Once you say "Yes", they will install a program and will let you know that your computer is no longer at risk. They might ask you to visit a website like or others. Some variations are made at this point with them using LogMeIn and other remote support software to execute their scam.  

They may ask you to fill out a form and enter your payment information.  

Please note that Microsoft (and other reputable companies including banks) will never call you. And if they do, do not give them any information - state you need a case number and you will call their main number (which you will look up yourself). I personally have done this with American Express credit card processing agents.  

What can you do?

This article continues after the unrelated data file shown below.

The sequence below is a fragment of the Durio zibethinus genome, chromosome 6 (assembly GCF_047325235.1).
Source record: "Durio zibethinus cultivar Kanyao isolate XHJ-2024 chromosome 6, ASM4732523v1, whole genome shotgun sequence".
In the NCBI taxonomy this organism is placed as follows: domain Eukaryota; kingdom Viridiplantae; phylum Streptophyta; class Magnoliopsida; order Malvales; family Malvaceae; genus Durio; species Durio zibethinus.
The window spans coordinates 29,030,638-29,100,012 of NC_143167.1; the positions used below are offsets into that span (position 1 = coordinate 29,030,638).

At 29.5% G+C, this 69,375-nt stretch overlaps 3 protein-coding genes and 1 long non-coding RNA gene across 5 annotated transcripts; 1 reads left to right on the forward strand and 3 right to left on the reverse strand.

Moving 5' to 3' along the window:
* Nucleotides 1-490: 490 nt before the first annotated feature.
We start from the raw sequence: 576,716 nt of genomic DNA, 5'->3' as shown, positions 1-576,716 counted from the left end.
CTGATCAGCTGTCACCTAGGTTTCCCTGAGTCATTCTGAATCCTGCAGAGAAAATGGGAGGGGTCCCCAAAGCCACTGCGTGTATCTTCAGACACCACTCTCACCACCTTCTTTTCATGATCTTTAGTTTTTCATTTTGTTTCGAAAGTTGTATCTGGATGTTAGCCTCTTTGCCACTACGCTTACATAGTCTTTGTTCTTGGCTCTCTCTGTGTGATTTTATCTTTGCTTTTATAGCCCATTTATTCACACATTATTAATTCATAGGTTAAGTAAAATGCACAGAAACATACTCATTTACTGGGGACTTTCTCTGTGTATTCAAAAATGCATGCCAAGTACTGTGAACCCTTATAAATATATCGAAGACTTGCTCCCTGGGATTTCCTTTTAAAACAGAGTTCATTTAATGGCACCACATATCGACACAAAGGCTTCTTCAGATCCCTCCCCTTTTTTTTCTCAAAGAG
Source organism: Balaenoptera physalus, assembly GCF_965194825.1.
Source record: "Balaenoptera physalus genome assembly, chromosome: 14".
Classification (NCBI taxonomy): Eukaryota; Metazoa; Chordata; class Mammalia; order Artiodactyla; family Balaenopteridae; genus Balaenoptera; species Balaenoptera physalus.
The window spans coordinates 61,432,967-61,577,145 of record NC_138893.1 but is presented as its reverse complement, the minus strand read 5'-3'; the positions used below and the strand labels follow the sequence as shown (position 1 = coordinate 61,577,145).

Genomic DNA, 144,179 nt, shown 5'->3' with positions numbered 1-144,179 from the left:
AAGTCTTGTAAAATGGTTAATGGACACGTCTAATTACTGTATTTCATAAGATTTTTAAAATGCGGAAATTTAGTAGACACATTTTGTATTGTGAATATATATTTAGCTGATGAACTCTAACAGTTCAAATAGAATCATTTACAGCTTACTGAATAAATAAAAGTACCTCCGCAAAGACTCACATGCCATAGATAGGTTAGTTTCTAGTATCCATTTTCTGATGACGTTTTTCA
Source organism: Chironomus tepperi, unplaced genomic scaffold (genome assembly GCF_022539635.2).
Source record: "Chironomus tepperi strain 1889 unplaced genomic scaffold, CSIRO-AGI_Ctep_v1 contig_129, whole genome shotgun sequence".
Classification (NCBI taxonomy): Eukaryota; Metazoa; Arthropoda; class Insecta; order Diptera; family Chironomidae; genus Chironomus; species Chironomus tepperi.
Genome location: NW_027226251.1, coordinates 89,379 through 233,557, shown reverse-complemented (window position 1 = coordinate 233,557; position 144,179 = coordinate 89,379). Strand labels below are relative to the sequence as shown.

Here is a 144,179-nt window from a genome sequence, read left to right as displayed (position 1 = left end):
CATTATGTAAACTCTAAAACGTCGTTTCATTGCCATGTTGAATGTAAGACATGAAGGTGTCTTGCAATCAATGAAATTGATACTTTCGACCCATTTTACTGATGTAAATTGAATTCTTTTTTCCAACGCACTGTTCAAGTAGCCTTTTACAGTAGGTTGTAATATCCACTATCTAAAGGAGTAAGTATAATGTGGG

Nothing. Hang up. Ask them for a case number and you will call the main company number and give them your case number.  

Here is where you are supposed to report phone scams (per Microsoft):  

This is general info from Microsoft on how to avoid phone scams:  

I hope you have found this information helpful.

As for myself and my grandmother:  
I will be wiping and reloading her laptop to ensure all traces of anything they did are removed.  
My grandmother is a bit wiser and less trusting of people calling. Sad, but a necessary lesson in today's world.  

About the Author Angelia Taylor

Technical Generalist with over 20 years in the field. Experience ranging from server and network administration to web programming and SEO.